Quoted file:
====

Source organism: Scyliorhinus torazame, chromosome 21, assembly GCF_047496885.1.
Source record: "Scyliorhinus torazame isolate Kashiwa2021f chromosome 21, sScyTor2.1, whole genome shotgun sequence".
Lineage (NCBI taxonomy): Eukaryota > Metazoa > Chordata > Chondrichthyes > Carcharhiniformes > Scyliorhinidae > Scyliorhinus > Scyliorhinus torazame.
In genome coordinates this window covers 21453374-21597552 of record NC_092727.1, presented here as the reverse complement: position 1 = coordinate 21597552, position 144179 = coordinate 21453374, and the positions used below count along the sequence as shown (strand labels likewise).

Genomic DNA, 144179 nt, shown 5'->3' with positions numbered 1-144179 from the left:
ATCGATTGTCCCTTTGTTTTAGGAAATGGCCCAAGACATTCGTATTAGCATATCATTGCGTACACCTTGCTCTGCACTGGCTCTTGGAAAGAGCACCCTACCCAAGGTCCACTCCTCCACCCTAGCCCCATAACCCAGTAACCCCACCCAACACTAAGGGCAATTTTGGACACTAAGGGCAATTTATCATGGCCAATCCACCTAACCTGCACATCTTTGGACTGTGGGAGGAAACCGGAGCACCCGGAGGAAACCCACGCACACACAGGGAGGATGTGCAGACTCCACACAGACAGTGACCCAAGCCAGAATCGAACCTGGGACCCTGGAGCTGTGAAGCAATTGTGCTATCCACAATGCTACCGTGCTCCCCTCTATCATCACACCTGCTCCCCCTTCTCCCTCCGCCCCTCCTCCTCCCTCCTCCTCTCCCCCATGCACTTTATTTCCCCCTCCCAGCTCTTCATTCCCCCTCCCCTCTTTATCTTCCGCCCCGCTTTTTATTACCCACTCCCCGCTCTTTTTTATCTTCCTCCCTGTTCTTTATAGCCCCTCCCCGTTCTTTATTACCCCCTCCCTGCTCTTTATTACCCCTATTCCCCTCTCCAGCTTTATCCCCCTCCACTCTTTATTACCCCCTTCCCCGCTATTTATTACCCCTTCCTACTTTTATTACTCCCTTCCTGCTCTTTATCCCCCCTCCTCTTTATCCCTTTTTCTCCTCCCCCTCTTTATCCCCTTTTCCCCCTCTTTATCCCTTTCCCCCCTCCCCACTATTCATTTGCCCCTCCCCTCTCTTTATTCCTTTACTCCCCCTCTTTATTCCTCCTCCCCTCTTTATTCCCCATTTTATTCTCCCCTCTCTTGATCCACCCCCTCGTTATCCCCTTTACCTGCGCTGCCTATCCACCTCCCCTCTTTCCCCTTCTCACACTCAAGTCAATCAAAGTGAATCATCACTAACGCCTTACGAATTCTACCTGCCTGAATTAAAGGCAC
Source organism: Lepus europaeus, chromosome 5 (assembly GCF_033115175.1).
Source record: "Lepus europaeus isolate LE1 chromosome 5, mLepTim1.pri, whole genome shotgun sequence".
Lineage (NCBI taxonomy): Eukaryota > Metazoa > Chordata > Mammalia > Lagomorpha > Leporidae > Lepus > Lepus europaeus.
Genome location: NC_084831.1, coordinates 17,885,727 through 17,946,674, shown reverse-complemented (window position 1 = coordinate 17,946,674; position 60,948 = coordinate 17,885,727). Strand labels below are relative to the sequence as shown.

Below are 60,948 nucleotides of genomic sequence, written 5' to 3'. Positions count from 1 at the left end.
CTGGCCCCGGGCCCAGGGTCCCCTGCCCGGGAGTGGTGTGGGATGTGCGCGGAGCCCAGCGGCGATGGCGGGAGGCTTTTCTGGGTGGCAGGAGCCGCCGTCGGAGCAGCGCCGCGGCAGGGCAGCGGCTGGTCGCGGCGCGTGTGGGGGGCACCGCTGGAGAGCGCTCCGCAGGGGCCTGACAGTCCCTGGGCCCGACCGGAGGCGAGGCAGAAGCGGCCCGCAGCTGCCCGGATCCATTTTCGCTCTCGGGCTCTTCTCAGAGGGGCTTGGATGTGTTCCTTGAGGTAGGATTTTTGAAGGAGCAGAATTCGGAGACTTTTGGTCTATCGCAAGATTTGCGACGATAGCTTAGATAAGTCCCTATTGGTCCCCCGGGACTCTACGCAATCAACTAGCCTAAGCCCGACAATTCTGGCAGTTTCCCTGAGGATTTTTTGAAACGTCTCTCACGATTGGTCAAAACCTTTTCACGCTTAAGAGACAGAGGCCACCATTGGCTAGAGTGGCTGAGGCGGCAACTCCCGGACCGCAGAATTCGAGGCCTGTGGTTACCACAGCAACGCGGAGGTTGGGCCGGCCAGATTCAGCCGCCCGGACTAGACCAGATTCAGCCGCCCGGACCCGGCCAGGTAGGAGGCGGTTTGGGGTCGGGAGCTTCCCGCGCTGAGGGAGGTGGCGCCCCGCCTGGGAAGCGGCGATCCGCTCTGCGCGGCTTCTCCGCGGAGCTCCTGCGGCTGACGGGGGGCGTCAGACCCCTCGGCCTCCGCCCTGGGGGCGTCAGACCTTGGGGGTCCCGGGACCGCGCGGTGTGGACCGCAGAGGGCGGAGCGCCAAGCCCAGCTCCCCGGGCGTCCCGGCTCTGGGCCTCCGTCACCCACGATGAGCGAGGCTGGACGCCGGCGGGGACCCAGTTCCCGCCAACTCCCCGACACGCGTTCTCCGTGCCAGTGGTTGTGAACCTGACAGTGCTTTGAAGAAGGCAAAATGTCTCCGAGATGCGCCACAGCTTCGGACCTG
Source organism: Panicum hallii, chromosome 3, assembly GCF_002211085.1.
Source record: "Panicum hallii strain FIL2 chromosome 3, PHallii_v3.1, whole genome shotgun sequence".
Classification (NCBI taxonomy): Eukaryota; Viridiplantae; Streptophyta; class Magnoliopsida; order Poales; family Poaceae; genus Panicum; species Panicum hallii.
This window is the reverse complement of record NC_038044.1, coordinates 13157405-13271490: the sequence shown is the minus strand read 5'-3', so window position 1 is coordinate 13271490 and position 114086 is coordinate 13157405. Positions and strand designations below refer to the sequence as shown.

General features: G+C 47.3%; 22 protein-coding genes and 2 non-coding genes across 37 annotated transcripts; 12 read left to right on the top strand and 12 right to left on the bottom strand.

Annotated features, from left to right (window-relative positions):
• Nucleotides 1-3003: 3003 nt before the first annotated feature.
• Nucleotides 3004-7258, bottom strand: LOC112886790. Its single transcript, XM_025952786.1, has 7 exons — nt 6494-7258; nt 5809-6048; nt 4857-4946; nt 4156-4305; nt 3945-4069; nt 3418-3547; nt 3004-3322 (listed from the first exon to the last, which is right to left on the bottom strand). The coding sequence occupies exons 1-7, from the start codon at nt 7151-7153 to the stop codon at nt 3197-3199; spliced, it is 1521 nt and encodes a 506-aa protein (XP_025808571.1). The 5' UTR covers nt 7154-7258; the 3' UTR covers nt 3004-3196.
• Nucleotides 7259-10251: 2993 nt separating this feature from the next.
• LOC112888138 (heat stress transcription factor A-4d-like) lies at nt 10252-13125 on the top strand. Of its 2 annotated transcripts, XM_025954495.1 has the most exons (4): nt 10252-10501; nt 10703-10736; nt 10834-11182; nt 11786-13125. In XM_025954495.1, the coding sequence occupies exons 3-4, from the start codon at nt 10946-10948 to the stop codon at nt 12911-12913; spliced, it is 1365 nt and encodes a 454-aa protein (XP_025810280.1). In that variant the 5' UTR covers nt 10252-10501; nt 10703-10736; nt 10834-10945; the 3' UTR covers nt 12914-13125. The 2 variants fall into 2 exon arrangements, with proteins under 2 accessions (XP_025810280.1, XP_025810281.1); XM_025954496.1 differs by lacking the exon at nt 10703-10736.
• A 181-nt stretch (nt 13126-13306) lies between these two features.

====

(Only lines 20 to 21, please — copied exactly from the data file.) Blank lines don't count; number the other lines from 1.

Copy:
• Nucleotides 3004-7258, bottom strand: LOC112886790. Its single transcript, XM_025952786.1, has 7 exons — nt 6494-7258; nt 5809-6048; nt 4857-4946; nt 4156-4305; nt 3945-4069; nt 3418-3547; nt 3004-3322 (listed from the first exon to the last, which is right to left on the bottom strand). The coding sequence occupies exons 1-7, from the start codon at nt 7151-7153 to the stop codon at nt 3197-3199; spliced, it is 1521 nt and encodes a 506-aa protein (XP_025808571.1). The 5' UTR covers nt 7154-7258; the 3' UTR covers nt 3004-3196.
• Nucleotides 7259-10251: 2993 nt separating this feature from the next.